CLARIFICATION OF A PART 36 OFFER HAS A MAJOR EFFECT ON COSTS
CPR 36.8 STATES “(1) The offeree may, within 7 days of a Part 36 offer being made, request the offeror to clarify the offer”. In Bailes -v- Bloom (23/11/2015, Simler J QBD)* the fact that clarification had been provided had a major impact upon the order for costs.
- A Part 36 offer had to be read in conjunction with clarification that was given.
- The defendant had made a Part 36 offer which was higher than the Part 36 offer which the claimant had later made and which had been accepted.
- It was unreasonable for the defendant to pay costs beyond 21 days after its first offer.
- If there is an ambiguity in the terms of a Part 36 offer it is wise to seek clarification.
- The overall effect of a Part 36 offer may well be read in conjunction with any clarification given.
- Prior to the issue of proceedings the defendant made a Part 36 offer of £200,000.
- The offer letter said it “did not take into account any counterclaim.”
- The claimant sought clarification and the defendant stated that it did not intend to bring a counterclaim.
- The claimant rejected the offer and issued proceedings.
- The defendant filed a defence and counterclaimed for a declaration as to what was said in the defence was correct.
- The claimant then served a Part 36 offer that it would accept £185,000.
- This offer was accepted by the defendant out of time.
- When the issue of costs was before the Master she declined to order that the claimant pay the defendant’s costs from 21 days after the defendant’s offer.
- The subsequent clarification of the offer by the defendant was something that had to be taken into account.
- After the defendant had given clarification of the offer the claimant had all the information needed to understand the valuation.
- The defendant had invoked the protection of Part 36 at an early stage to avoid costs.
- The claimant had made a lower offer and had chosen not to accept the earlier offer.
- It was unjust for the defendant to pay costs past the 21 day period following its first Part 36 offer.
*Reported on Lawtel. This post comes from the Lawtel summary.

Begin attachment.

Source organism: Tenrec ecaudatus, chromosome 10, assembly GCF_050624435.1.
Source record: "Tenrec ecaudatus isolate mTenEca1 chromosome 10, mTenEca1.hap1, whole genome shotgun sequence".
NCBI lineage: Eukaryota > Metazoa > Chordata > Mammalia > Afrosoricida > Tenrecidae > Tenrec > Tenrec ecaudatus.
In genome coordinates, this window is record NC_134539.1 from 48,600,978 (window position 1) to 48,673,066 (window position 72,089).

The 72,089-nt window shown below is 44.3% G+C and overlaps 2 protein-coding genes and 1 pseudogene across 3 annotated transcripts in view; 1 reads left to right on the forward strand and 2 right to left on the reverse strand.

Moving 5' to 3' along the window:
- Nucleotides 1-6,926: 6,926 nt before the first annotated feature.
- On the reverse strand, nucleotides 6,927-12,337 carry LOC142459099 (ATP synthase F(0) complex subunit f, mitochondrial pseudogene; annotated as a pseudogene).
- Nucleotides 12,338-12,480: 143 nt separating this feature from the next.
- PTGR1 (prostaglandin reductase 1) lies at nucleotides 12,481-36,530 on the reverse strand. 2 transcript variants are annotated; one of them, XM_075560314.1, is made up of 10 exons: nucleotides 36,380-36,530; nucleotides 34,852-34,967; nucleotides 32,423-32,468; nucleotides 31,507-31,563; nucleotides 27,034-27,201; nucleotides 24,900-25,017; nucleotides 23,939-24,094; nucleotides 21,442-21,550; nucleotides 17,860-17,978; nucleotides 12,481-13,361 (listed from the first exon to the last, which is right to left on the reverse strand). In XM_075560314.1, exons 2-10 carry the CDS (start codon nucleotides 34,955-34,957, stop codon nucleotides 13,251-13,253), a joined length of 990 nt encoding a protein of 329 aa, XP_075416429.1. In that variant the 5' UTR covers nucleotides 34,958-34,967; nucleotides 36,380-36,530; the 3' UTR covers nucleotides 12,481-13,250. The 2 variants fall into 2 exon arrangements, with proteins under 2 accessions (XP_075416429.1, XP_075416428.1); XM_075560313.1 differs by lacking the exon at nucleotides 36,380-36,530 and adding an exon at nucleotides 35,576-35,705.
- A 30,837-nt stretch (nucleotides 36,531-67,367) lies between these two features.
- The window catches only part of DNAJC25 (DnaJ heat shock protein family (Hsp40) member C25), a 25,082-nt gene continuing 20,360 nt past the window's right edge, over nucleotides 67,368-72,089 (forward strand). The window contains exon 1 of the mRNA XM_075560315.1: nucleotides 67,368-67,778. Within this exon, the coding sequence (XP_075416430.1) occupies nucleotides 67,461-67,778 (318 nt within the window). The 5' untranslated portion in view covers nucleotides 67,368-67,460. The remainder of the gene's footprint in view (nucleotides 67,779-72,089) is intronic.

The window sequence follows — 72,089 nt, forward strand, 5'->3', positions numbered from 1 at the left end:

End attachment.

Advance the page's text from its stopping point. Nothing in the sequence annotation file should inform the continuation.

- Costs where a claimant accepts a Part 36 offer late: two cases where the claimant came to grief
- Another case where there was an invalid Part 36 offer
- Is this a Part 36 offer I see before me? That’s an important question
- How relevant are Part 36 offers to issue based orders?
- Knowing the risks and advantages for the claimant in the new Part 36.
- The costs consequences of Part 36 offers: do they always apply? The cases in detail.
- Costs consequences of Part 36 offers: some interesting examples
- Costs, conduct, Part 36 and the “Winning Party”.
- Interest and costs when a claimant beats their own Part 36 offer.
- Costs of £7 million: Part 36 bites hard on claimants who cleared a first hurdle but fell at the second.
- Claimant beats own Part 36 offer and receives an additional £75,000 in damages.
- The dangers of a Part 36 offer: Claimant pays three times more in costs than he receives in damages.
- Another example of a successful defendant not recovering all of its costs (and of the advantages of a Part 36 offer).
- Percentage costs orders after a claimant beats their own Part 36 offer: a High Court decision.
- Very important decision on Part 36 offers, assessment of costs and additional amounts when offers not beaten.
- Increased interest and costs after claimant beats its own Part 36 offer.
- Part 36 offer does not override the need to serve the claim form.